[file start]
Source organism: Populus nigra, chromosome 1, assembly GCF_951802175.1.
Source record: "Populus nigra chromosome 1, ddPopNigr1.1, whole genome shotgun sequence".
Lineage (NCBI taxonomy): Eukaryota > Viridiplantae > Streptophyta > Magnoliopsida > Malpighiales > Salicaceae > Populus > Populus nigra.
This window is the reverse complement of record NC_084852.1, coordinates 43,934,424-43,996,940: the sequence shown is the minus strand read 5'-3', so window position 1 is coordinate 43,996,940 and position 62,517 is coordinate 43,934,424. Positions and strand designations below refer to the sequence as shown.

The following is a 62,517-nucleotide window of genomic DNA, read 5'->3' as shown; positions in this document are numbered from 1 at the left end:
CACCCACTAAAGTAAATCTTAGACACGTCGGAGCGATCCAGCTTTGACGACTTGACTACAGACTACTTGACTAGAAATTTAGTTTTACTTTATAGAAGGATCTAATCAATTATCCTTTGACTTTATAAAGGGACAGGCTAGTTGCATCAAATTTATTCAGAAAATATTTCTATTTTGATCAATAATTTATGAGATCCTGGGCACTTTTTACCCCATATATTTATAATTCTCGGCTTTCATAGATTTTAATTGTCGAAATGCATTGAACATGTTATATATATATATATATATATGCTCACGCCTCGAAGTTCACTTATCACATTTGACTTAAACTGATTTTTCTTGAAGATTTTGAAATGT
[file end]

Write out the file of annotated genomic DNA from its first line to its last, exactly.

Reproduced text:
Source organism: Populus nigra, chromosome 1, assembly GCF_951802175.1.
Source record: "Populus nigra chromosome 1, ddPopNigr1.1, whole genome shotgun sequence".
Lineage (NCBI taxonomy): Eukaryota > Viridiplantae > Streptophyta > Magnoliopsida > Malpighiales > Salicaceae > Populus > Populus nigra.
This window is the reverse complement of record NC_084852.1, coordinates 43,934,424-43,996,940: the sequence shown is the minus strand read 5'-3', so window position 1 is coordinate 43,996,940 and position 62,517 is coordinate 43,934,424. Positions and strand designations below refer to the sequence as shown.

The following is a 62,517-nucleotide window of genomic DNA, read 5'->3' as shown; positions in this document are numbered from 1 at the left end:
CACCCACTAAAGTAAATCTTAGACACGTCGGAGCGATCCAGCTTTGACGACTTGACTACAGACTACTTGACTAGAAATTTAGTTTTACTTTATAGAAGGATCTAATCAATTATCCTTTGACTTTATAAAGGGACAGGCTAGTTGCATCAAATTTATTCAGAAAATATTTCTATTTTGATCAATAATTTATGAGATCCTGGGCACTTTTTACCCCATATATTTATAATTCTCGGCTTTCATAGATTTTAATTGTCGAAATGCATTGAACATGTTATATATATATATATATATATGCTCACGCCTCGAAGTTCACTTATCACATTTGACTTAAACTGATTTTTCTTGAAGATTTTGAAATGT